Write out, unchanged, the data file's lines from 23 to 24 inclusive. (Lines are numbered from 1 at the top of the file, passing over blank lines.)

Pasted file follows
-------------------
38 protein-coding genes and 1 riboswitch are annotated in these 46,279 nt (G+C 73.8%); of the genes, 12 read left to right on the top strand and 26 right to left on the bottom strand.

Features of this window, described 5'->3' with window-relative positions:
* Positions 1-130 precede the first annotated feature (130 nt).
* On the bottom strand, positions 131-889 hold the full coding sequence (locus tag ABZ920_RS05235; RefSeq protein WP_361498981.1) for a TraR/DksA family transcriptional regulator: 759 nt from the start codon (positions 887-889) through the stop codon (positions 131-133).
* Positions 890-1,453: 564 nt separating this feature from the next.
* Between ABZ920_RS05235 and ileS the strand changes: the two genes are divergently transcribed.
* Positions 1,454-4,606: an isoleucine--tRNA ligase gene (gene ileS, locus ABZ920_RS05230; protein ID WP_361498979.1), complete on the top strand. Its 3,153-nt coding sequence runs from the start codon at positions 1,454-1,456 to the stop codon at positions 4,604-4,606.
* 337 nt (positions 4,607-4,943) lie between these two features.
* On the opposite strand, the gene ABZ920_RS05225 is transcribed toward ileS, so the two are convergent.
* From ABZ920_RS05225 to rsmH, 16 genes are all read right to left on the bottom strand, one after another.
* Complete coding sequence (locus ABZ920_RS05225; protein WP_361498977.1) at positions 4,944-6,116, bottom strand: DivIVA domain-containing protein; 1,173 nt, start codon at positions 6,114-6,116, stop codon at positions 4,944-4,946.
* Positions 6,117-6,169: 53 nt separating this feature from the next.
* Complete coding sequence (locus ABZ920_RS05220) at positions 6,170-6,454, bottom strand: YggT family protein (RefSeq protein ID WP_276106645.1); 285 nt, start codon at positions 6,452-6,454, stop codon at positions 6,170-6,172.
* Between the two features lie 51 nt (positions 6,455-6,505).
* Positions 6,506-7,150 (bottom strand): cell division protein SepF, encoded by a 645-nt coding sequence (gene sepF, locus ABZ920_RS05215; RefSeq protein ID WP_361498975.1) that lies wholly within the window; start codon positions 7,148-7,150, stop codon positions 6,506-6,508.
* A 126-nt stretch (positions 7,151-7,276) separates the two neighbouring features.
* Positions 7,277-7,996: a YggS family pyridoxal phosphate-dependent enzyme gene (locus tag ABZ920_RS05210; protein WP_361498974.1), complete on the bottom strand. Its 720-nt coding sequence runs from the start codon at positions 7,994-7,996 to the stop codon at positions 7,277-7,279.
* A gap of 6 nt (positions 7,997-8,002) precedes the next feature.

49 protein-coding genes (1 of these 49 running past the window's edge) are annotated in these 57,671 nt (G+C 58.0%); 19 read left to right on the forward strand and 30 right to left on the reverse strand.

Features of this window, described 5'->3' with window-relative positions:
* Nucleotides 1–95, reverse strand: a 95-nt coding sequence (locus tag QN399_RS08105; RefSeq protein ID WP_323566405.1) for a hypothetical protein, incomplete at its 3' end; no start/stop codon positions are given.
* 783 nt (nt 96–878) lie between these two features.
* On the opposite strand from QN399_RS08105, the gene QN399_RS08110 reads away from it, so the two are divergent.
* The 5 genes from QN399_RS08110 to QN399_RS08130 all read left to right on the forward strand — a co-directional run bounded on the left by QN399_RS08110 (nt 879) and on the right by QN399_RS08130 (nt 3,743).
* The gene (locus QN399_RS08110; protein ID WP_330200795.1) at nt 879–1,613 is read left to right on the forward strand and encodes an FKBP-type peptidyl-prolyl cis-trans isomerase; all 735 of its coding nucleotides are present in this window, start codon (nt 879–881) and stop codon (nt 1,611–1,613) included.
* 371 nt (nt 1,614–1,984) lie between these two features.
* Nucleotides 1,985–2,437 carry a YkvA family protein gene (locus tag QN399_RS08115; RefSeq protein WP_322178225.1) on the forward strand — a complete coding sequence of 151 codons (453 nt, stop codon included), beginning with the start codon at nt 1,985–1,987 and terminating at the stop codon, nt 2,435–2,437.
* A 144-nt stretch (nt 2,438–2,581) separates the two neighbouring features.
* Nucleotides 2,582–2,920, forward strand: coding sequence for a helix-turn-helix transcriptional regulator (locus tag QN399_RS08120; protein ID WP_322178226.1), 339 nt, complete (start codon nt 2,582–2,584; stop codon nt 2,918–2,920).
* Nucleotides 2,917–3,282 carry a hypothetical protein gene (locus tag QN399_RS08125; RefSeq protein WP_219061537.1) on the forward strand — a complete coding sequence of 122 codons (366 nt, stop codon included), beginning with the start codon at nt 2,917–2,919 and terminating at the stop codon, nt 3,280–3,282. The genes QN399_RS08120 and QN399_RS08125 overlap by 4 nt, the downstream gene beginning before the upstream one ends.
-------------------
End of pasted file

* On the opposite strand from QN399_RS08105, the gene QN399_RS08110 reads away from it, so the two are divergent.
* The 5 genes from QN399_RS08110 to QN399_RS08130 all read left to right on the forward strand — a co-directional run bounded on the left by QN399_RS08110 (nt 879) and on the right by QN399_RS08130 (nt 3,743).